In my opinion, if you want to call CNOOC's takeover bid politicized, it stems in part from something that we created ourselves; it was not entirely the Americans' doing.

Acquisitions have their own rules, and Chinese firms expecially who want to acquire overseas must first answer a whole series of questions from a foreign firm they have no understanding of. Are you a state-owned firm? What is your relationship with the government? Are you running at a loss domestically? Where did you get financing for this acquisition? Is this a competitive market price?

What made this bid different was that in the past Chinese firms that acquired overseas had bought capital. Whether it be Lenovo buying IBM's computer services or TCL going in with Thompson, the target was well-defined - specific technologies, brands, and products - and there was no attempt to take over an entire enterprise. But buying a company is a completely different matter, especially when you consider that Unocal was the ninth largest oil company in the world. If you want to get a hold of that, you have to have a well-defined plan to realize greater value in the future.

Americans innately oppose big business and big government, so they were especially nervous about CNOOC, a "big business from a big government." CNOOC should have first taken some actions to clarify of its goals.

In actuality, CNOOC never gave a straight, business-level answer, but rather strongly emphasized its uniqueness among Chinese state-owned enterprises. This was indeed necessary, but if you don't give answers to those fundamental questions, it will seem strange to American businessmen. They may believe that you are unwilling to talk business with them, and for that reason they will only talk politics.

Even when Fu Chengyu ran a letter titled "Why is America Worried?" under his own name in the Wall Street Journal, there was never any talk about how integration would occur after the takeover, or plans for improving efficiency. Although it did say that "Nearly 70% of Unocal's reserves are near our exploration areas in the Asian market, and for this reason it is an extremely suitable takeover prospect," business strategies and operating principles of the future company were never explained clearly in the logic of the takeover.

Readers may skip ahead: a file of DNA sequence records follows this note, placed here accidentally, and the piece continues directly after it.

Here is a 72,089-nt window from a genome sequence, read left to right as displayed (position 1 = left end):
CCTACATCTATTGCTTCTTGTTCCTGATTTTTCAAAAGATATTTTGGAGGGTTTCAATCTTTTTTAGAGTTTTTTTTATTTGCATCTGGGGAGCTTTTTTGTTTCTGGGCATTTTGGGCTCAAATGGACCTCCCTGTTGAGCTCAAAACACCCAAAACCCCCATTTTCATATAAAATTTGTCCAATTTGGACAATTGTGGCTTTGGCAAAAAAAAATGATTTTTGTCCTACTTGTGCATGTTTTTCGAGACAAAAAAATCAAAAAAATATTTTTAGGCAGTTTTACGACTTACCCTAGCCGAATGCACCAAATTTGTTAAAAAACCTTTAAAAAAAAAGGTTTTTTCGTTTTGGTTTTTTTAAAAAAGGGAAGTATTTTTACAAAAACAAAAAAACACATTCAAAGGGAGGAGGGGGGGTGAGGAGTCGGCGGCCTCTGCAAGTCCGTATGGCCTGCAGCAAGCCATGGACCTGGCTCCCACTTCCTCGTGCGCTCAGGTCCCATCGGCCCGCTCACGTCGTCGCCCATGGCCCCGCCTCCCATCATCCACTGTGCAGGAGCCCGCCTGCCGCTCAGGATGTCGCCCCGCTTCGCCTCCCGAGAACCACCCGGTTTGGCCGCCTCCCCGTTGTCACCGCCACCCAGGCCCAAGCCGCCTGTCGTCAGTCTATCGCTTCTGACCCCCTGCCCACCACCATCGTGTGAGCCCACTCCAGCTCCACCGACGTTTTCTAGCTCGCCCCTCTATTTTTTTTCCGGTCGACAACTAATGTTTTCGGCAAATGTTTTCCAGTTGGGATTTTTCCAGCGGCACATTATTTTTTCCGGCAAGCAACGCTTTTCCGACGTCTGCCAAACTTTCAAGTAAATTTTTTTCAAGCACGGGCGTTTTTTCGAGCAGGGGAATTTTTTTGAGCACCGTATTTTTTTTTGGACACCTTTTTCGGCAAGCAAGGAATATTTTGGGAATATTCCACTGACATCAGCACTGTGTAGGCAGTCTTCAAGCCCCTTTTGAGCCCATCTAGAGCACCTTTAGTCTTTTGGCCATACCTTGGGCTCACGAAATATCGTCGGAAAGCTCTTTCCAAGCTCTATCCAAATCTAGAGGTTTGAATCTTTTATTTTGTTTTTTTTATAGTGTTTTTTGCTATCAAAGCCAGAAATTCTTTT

CNOOC moved at an inopportune moment: over the past few years, America had been uneasy about the Chinese economy because of the RMB exchange rate and problems over textiles. The name CNOOC did not come up often in the US, so for it to suddenly put out a US$20 billion bid came as a great surprise to Americans, no question. CNOOC should have been fully prepared: when Haier bid for Maytag, it invited private investors to bid alongside it. It should have had early plans for the resources Americans were most worried about, like how to split off Unocal's American division. And it should have worked on public opinion as early as possible.

It's really too bad that after it came up against the pressure of negative public opinion, CNOOC overreacted as badly as it had been underprepared. When the US made known its unease about the takeover, CNOOC immediately explained that it could separate off the American portions, and it would retain all workers. But at the same time, CNOOC also said that it could increase its bid price, preserving its unyielding sense of inevitability.